The Genesis of Digital Humanities and What’s Next.

Published on 5/24/2016

By Gregory Mone
Communications of the ACM, Vol. 59 No. 6, Pages 20-21

What’s Next for Digital Humanities?

See the story of Father Roberto Busa, an Italian Jesuit priest who conceived the project to index the works of St. Thomas Aquinas word by word. There were an estimated 10 million words, so the priest wondered if a computing machine might help. Three years later, Busa traveled to the U.S. to explore options, eventually securing a meeting with IBM founder Thomas J. Watson. Beforehand, Busa learned Watson’s engineers had already informed him the task would be impossible, so on his way into Watson’s office, he grabbed a small poster from the wall that read,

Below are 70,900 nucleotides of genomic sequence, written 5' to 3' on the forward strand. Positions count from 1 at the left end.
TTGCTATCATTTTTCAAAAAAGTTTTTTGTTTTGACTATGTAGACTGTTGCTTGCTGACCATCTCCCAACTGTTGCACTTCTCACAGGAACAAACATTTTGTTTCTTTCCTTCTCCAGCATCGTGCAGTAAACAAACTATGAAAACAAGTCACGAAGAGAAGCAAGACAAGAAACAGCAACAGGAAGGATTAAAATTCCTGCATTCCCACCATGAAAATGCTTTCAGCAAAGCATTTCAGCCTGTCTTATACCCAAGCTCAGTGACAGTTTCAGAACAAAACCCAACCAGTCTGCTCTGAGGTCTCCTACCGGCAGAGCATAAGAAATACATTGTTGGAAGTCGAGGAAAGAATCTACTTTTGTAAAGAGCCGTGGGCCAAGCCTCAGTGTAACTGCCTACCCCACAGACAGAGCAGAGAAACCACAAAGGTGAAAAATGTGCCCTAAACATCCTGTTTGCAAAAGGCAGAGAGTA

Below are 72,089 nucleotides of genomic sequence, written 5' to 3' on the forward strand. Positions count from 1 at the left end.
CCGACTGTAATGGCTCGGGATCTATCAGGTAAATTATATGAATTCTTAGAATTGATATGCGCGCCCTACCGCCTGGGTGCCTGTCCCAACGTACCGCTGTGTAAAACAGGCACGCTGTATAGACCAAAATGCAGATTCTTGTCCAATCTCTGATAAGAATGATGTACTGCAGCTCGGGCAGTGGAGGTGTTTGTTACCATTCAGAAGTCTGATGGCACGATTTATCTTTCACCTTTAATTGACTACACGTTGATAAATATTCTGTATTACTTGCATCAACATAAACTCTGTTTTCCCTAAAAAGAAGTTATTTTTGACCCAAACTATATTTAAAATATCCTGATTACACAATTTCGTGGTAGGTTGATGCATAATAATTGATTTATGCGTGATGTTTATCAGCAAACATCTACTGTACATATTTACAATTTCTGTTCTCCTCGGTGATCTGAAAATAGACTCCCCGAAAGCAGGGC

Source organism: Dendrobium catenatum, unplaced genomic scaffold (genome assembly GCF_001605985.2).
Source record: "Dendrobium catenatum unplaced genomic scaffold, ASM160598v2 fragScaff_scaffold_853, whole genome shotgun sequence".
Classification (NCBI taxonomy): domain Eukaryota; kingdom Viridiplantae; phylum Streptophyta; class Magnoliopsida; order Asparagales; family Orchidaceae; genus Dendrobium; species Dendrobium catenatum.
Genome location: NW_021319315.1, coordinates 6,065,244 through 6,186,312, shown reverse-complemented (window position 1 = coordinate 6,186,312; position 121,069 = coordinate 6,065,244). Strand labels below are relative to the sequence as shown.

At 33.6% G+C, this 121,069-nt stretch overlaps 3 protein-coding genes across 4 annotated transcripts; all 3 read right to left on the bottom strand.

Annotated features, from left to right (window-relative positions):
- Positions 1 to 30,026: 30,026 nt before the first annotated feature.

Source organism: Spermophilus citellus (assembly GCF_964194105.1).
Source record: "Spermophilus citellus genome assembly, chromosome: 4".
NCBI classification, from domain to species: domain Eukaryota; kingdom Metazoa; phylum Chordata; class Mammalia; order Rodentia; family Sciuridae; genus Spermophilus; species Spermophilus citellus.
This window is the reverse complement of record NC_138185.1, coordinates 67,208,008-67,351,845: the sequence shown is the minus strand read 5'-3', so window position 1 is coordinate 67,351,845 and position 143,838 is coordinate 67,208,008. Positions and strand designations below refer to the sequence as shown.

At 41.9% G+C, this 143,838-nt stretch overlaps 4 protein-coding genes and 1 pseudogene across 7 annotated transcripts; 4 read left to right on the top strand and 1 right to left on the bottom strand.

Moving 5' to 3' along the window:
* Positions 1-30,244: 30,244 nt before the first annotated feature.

“The difficult we do right away; the impossible takes a little longer.” The priest showed the executive his own company’s slogan, and Watson promised IBM’s cooperation.

“The impossible” took roughly three decades, but that initial quest also marked the beginning of the field now known as Digital Humanities.  The the full story.


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